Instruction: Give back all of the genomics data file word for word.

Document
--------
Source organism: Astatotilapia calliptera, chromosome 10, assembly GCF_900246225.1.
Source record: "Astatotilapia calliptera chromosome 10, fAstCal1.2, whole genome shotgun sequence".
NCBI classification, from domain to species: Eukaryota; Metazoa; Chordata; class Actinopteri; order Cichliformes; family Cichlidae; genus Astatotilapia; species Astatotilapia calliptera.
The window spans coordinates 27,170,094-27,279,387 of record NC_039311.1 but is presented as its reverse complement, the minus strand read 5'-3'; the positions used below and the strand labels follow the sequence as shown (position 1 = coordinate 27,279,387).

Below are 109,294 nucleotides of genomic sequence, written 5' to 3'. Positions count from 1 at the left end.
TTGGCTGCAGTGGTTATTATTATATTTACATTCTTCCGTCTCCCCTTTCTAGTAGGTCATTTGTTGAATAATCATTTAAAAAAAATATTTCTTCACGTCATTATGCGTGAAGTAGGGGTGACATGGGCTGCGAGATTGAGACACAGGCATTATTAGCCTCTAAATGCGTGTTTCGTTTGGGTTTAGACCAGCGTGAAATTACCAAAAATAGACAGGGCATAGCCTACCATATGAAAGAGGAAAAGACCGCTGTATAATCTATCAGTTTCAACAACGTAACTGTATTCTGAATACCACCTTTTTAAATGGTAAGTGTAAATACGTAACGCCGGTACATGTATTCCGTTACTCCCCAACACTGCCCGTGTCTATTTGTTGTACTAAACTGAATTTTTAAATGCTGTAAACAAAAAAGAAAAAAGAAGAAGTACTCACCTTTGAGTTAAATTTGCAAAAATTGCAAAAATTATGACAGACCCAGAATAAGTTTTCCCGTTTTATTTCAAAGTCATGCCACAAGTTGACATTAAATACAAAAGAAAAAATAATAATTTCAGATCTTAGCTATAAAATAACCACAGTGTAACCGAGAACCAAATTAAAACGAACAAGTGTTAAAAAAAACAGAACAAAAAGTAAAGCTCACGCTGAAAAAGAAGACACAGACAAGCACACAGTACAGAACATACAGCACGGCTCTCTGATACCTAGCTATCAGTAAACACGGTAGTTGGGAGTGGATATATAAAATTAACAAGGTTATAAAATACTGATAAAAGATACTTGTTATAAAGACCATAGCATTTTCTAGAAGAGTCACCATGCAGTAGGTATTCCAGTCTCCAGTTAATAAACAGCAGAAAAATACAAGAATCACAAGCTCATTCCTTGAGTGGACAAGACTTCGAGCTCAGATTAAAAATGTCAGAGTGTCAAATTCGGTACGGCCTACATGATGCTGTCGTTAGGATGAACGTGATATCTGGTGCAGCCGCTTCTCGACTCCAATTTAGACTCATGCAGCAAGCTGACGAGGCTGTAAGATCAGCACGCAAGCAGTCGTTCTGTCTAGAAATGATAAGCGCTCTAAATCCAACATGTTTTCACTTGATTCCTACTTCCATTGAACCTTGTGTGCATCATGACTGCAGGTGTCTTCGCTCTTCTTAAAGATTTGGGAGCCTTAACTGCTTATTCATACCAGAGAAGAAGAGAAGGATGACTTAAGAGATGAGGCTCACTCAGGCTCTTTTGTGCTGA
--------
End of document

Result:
Source organism: Astatotilapia calliptera, chromosome 10, assembly GCF_900246225.1.
Source record: "Astatotilapia calliptera chromosome 10, fAstCal1.2, whole genome shotgun sequence".
NCBI classification, from domain to species: Eukaryota; Metazoa; Chordata; class Actinopteri; order Cichliformes; family Cichlidae; genus Astatotilapia; species Astatotilapia calliptera.
The window spans coordinates 27,170,094-27,279,387 of record NC_039311.1 but is presented as its reverse complement, the minus strand read 5'-3'; the positions used below and the strand labels follow the sequence as shown (position 1 = coordinate 27,279,387).

Below are 109,294 nucleotides of genomic sequence, written 5' to 3'. Positions count from 1 at the left end.
TTGGCTGCAGTGGTTATTATTATATTTACATTCTTCCGTCTCCCCTTTCTAGTAGGTCATTTGTTGAATAATCATTTAAAAAAAATATTTCTTCACGTCATTATGCGTGAAGTAGGGGTGACATGGGCTGCGAGATTGAGACACAGGCATTATTAGCCTCTAAATGCGTGTTTCGTTTGGGTTTAGACCAGCGTGAAATTACCAAAAATAGACAGGGCATAGCCTACCATATGAAAGAGGAAAAGACCGCTGTATAATCTATCAGTTTCAACAACGTAACTGTATTCTGAATACCACCTTTTTAAATGGTAAGTGTAAATACGTAACGCCGGTACATGTATTCCGTTACTCCCCAACACTGCCCGTGTCTATTTGTTGTACTAAACTGAATTTTTAAATGCTGTAAACAAAAAAGAAAAAAGAAGAAGTACTCACCTTTGAGTTAAATTTGCAAAAATTGCAAAAATTATGACAGACCCAGAATAAGTTTTCCCGTTTTATTTCAAAGTCATGCCACAAGTTGACATTAAATACAAAAGAAAAAATAATAATTTCAGATCTTAGCTATAAAATAACCACAGTGTAACCGAGAACCAAATTAAAACGAACAAGTGTTAAAAAAAACAGAACAAAAAGTAAAGCTCACGCTGAAAAAGAAGACACAGACAAGCACACAGTACAGAACATACAGCACGGCTCTCTGATACCTAGCTATCAGTAAACACGGTAGTTGGGAGTGGATATATAAAATTAACAAGGTTATAAAATACTGATAAAAGATACTTGTTATAAAGACCATAGCATTTTCTAGAAGAGTCACCATGCAGTAGGTATTCCAGTCTCCAGTTAATAAACAGCAGAAAAATACAAGAATCACAAGCTCATTCCTTGAGTGGACAAGACTTCGAGCTCAGATTAAAAATGTCAGAGTGTCAAATTCGGTACGGCCTACATGATGCTGTCGTTAGGATGAACGTGATATCTGGTGCAGCCGCTTCTCGACTCCAATTTAGACTCATGCAGCAAGCTGACGAGGCTGTAAGATCAGCACGCAAGCAGTCGTTCTGTCTAGAAATGATAAGCGCTCTAAATCCAACATGTTTTCACTTGATTCCTACTTCCATTGAACCTTGTGTGCATCATGACTGCAGGTGTCTTCGCTCTTCTTAAAGATTTGGGAGCCTTAACTGCTTATTCATACCAGAGAAGAAGAGAAGGATGACTTAAGAGATGAGGCTCACTCAGGCTCTTTTGTGCTGA